Modi calls for calm as Delhi riots toll rises to 27
NEW DELHI: Indian Prime Minister Narendra Modi called for calm Wednesday after Delhi's worst sectarian violence in decades left at least 27 people dead and prompted demands for a military curfew.
This week's battles between Hindus and Muslims have seen mobs armed with swords, guns and acid raze parts of a northeastern district of the Indian capital.
The clashes, which also left more than 200 injured, were triggered by protests against a citizenship law seen by many critics as anti-Muslim and part of Modi's Hindu nationalist agenda.
They exploded into brutal violence on Monday and Tuesday, with residents forced to flee their homes after seeing dwellings destroyed, a mosque attacked and a tyre market and two schools set ablaze.
"I appeal to my sisters and brothers of Delhi to maintain peace and brotherhood at all times. It is important… calm and normalcy is restored at the earliest," Modi tweeted on Wednesday.
Delhi's chief minister, Arvind Kejriwal, a political opponent, called for the army to be deployed and for a curfew to be imposed.
"Police, despite all (their) efforts, (are) unable to control the situation and instil confidence," Kejriwal tweeted.
Delhi Police spokesman Mandeep Singh Randhawa told reporters 106 people had been arrested.
The US embassy issued a travel warning advising citizens to exercise caution in the wake of the violence.
- Fear, anger -
Sunil Kumar, the director of Guru Teg Bahadur (GTB) Hospital where many of the wounded were taken, told AFP on Wednesday almost 60 had gunshot injuries and that 16 new patients were admitted on Wednesday.
Twenty-five people died at GTB, while another two passed away at Lok Nayak Hospital Wednesday, medical superintendent Kishore Singh told AFP.
On Wednesday morning residents cleaned out the blackened interior of a damaged mosque burned out during the violence in the Ashok Nagar area.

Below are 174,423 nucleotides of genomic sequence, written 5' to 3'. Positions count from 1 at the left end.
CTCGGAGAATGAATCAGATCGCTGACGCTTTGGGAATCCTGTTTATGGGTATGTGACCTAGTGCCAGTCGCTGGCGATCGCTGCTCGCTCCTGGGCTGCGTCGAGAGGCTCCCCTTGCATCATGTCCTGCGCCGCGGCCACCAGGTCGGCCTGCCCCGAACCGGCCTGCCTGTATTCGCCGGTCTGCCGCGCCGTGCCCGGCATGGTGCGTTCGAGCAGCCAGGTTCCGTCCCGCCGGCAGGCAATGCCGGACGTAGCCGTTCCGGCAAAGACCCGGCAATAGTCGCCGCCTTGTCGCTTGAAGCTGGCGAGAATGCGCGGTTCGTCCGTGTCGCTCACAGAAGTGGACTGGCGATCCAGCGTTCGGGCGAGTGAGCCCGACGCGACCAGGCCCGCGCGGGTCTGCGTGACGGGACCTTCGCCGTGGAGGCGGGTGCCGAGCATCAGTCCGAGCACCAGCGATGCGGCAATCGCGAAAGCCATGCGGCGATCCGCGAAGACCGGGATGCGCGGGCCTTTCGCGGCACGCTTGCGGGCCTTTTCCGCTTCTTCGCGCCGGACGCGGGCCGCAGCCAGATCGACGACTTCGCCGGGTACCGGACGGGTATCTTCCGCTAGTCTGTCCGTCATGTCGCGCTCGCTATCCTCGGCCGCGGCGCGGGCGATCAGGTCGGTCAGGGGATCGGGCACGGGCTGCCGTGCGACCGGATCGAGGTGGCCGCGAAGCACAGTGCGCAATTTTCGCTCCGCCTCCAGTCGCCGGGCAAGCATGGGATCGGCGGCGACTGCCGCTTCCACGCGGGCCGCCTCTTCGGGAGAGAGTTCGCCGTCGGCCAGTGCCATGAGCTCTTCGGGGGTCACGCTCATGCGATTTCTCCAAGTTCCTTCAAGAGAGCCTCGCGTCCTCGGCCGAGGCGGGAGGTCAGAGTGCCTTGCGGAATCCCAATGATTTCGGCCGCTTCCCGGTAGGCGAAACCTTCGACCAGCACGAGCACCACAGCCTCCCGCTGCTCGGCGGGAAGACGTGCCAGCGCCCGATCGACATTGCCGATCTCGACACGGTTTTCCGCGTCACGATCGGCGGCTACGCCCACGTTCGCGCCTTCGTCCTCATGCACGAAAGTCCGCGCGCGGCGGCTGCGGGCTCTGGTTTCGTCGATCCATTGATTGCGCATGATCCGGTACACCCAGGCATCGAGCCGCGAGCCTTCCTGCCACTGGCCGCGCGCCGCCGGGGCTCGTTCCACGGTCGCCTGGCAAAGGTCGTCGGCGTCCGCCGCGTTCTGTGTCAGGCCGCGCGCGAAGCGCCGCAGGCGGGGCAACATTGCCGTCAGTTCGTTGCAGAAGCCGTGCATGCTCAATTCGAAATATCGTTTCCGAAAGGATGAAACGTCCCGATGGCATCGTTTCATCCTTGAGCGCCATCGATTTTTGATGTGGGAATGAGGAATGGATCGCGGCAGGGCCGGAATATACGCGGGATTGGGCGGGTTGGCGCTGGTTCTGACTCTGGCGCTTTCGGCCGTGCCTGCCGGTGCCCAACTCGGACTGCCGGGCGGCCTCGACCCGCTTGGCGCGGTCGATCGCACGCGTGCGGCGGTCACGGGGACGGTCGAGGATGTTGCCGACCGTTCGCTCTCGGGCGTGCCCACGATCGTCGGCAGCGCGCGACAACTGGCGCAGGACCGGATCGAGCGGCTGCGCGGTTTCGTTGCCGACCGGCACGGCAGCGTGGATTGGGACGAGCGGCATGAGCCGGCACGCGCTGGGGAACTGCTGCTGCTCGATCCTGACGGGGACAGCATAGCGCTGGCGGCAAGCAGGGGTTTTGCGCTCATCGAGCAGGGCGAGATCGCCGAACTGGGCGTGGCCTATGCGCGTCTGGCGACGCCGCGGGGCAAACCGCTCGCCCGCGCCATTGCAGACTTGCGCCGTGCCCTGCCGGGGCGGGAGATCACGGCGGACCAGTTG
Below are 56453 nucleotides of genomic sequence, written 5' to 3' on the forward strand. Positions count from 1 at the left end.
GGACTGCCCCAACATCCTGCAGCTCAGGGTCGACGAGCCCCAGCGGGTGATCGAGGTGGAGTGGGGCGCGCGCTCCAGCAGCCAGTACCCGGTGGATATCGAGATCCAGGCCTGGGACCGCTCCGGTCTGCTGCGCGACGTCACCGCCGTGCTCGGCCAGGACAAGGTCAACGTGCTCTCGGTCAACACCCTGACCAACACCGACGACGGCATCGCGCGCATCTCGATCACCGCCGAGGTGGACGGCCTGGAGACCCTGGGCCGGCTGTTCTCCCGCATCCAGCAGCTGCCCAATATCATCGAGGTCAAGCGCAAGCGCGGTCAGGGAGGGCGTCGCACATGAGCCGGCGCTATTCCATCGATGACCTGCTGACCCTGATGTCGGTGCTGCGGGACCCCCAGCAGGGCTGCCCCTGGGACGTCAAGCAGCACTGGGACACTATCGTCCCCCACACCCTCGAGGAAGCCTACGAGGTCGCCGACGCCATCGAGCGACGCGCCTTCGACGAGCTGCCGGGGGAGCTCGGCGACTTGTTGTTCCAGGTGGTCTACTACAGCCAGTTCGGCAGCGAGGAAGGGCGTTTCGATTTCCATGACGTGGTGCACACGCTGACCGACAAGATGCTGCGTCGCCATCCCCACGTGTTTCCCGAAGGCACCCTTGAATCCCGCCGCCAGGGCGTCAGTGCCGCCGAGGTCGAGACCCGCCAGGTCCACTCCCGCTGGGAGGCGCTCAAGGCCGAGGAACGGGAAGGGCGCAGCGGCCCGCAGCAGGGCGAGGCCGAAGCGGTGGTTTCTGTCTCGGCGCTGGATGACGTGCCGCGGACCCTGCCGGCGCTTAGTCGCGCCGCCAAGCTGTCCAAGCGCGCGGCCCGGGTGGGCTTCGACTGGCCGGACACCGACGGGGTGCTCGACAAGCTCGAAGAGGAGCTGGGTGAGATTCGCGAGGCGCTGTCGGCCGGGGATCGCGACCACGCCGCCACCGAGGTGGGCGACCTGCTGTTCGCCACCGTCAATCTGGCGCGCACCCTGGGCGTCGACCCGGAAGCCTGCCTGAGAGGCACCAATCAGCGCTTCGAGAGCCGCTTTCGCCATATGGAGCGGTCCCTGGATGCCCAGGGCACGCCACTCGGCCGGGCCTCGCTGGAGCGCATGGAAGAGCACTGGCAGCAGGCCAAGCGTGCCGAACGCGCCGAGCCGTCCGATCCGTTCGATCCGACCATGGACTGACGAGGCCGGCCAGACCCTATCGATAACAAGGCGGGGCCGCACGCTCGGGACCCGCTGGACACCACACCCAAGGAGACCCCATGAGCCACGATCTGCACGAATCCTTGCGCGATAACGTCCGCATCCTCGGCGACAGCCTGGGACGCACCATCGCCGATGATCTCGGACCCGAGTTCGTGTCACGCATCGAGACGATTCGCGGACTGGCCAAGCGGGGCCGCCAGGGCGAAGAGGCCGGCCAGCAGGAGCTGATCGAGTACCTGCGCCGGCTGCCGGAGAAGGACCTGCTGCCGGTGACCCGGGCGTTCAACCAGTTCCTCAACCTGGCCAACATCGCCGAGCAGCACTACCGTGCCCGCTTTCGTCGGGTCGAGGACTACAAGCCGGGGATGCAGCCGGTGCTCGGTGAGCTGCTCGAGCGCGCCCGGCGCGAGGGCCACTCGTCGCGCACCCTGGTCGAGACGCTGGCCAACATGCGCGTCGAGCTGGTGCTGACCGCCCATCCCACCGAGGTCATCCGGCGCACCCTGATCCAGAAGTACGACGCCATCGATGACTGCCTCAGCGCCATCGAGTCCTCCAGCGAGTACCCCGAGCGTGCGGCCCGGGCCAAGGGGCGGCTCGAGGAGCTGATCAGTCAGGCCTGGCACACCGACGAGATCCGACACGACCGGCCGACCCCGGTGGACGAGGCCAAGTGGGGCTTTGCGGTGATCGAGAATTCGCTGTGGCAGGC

Locals accused the police of doing nothing to help -- or worse.
"We tried to make many calls to the police… that people are entering our neighbourhoods chanting 'Jai Shree Ram'," said Naeem Malik, referring to a popular Hindu chant.
"But police did not help us at all. We tried to save the women at the protest site but instead policemen started beating us up," he said, showing wounds on his leg and hands.
Elsewhere a firetruck tried to put out blazes from the previous night, the air thick with smoke from still-smouldering cars, motorbikes, shops and homes.
"They say we are not Indians, but we are Indians by blood," Farhat, 22, a student in Islamic studies, said in her father's shop as police looked on.
"There is no police in the streets at night, just during the day."
The area is home to mostly poorer economic migrants from elsewhere in India living in shanty neighbourhoods, and some fled on Wednesday ahead of more expected clashes.
'Politics of hate'
The unrest comes amid growing concerns at home and abroad about India's direction and the future of its 200 million Muslims since Modi's Hindu nationalist BJP swept to a second term last year.
Sonia Gandhi, president of the opposition Congress party, on Wednesday accused BJP figures of giving "inflammatory speeches spreading an atmosphere of hatred and fear", including in Delhi city elections this month.
Since winning a second term, Modi's government has revoked the partial autonomy of Kashmir, India's only Muslim-majority state, and said it wants to conduct a nationwide citizens' register to weed out "infiltrators". - AFP